“I’m just really sick and tired of being sick and tired of watching us die, and I’ve been seeing it all my life,” said Pamela Hanna, a former Black Panther Party member addressing a crowd of gathered students.
The Department of African American Studies at VCU organized a panel discussion with three former members of the Black Panther Party on April 11 to explore the legacy and lessons of the group’s mission.
The Black Panther Party was a revolutionary black nationalist and socialist organization that F.B.I. Director J. Edgar Hoover famously labeled “the greatest threat to the internal security of the country.”
Despite their reputation, the Black Panther Party existed to be a force for good in marginalized communities. Though famous for their armed citizens’ patrols, which monitored the behavior of police in black neighborhoods, the Black Panthers also provided desperately needed social programs to their communities like free breakfast for children and community health clinics.
“We developed those programs around the needs of our communities. We called them survival programs because we need to survive America and to survive we need to organize,” said Sekou Odinga, a founding member of the New York chapter of the Black Panthers and the Black Liberation Army.
The Black Panther Party was a source of hope and pride for many African Americans, who were tired of feeling like victims to the system.
“I looked at these strong images of these strong sisters and brothers with black tans on and jackets and I said ‘I’m with that.’ I want to be on the side that’s going to fight for our dignity, our rights, our self-respect, not only for black people but for all people,” said Jihad Abdulmumit, former member of the Plainfield, New Jersey chapter of the Party.
The panelists emphasized the need to organize on a local level to affect change, and the importance of a sustained commitment to bettering your community. They argued that the civil rights movements of today differ from the Black Panthers because they are reactionary and therefore short-lived.
“Why do we not have the sustainability to keep the action going? Because a lot of it is emotionally driven,” Abdulmumit said. “If you’re not building anything you’re just waiting for the next emotional thing to happen, so until we overcome that hurdle we won’t be seeing too much progress.”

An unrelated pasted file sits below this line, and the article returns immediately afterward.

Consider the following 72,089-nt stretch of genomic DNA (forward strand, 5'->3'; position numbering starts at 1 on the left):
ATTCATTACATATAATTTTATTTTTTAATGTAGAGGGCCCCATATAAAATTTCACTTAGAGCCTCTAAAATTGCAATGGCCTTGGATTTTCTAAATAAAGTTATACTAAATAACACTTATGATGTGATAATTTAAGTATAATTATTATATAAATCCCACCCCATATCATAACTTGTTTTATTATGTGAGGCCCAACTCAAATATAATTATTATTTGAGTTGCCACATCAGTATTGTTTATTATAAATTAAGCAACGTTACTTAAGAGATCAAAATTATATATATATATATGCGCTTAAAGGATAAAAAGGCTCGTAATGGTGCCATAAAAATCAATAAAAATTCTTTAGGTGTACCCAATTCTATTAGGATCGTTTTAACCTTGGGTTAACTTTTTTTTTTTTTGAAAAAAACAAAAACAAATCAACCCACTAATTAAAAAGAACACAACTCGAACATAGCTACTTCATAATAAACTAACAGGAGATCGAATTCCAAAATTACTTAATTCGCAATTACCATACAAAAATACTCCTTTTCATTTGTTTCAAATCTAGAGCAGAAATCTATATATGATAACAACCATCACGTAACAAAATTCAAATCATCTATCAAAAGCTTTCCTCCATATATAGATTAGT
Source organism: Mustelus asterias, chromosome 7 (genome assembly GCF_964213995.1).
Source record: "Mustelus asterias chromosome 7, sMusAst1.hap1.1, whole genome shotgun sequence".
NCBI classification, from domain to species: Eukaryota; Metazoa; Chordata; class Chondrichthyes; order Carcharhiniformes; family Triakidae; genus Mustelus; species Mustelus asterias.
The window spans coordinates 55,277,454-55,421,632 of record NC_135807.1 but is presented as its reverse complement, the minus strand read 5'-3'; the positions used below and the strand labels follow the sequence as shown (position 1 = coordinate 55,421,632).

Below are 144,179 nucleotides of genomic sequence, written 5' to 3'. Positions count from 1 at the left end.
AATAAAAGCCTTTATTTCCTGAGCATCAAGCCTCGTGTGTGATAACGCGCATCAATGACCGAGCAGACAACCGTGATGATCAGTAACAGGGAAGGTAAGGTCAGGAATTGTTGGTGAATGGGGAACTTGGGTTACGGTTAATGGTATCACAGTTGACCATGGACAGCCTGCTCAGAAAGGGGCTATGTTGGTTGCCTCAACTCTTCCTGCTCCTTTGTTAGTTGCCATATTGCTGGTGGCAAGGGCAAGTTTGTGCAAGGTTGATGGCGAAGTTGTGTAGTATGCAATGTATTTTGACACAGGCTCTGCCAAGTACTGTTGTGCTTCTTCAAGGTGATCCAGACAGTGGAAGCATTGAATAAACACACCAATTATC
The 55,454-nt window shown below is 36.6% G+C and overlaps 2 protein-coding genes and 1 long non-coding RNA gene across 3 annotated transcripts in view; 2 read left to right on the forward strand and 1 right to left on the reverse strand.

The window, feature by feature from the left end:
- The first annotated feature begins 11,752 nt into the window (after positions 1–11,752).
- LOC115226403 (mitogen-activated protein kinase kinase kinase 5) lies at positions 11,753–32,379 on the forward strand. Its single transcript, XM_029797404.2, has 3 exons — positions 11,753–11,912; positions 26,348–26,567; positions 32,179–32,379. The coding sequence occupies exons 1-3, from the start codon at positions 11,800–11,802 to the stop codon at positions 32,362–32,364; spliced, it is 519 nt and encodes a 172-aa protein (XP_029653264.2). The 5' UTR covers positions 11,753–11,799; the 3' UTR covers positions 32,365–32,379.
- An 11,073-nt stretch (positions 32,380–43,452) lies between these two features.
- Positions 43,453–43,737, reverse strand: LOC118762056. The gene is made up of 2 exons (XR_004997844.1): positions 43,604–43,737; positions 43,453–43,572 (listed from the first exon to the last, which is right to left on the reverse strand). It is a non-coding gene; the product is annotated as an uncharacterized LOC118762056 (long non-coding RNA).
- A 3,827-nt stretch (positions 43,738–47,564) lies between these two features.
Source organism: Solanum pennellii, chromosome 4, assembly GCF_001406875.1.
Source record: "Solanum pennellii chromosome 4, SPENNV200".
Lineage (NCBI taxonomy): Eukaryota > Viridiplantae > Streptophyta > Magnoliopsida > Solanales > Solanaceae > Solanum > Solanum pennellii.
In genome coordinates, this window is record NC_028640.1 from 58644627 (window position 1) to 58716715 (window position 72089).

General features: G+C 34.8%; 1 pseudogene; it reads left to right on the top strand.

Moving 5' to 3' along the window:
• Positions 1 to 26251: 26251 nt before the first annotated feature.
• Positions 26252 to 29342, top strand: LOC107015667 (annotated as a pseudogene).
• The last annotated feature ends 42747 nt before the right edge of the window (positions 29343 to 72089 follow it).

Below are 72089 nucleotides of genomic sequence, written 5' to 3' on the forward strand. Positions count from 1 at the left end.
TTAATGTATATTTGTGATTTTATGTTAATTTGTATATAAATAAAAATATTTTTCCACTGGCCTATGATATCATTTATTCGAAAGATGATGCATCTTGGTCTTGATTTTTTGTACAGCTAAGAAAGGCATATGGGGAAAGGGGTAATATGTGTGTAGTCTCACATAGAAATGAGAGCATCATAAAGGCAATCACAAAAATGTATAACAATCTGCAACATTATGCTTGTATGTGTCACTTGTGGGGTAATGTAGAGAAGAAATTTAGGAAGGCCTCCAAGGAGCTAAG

Abdulmumit currently serves as the national chair of the Jericho Movement, which advocates for the release of former Panthers who remain in prison, and for the release of other political prisoners. Both Abdulmumit and Odinga were incarcerated for decades because of their involvement in the Black Panther Party, and today work to educate the public on the existence of political prisoners in America.
“We need to strive to free our political prisoners, especially those who have struggled for us, those who are in prison for working for you,” Odinga said.
The panel marks the 50th anniversary of the year the Black Panther Party burst onto the national scene, when they famously stormed the California state capitol to protest legislation that was introduced to curtail their panther patrols. The party was formed during the era of when race riots over economic inequality and abuses by the police were sweeping the nation, and fifty years later the panelists said conditions for African American communities remain the same.
“My reason for joining the Black Panther Party is the same reason that you get involved and the same reason you’re here. Black children, black men, black people were being shot by the police. And that was 1969. And nothing has changed. Not one thing,” Hanna said.
Written by Megan Schiffres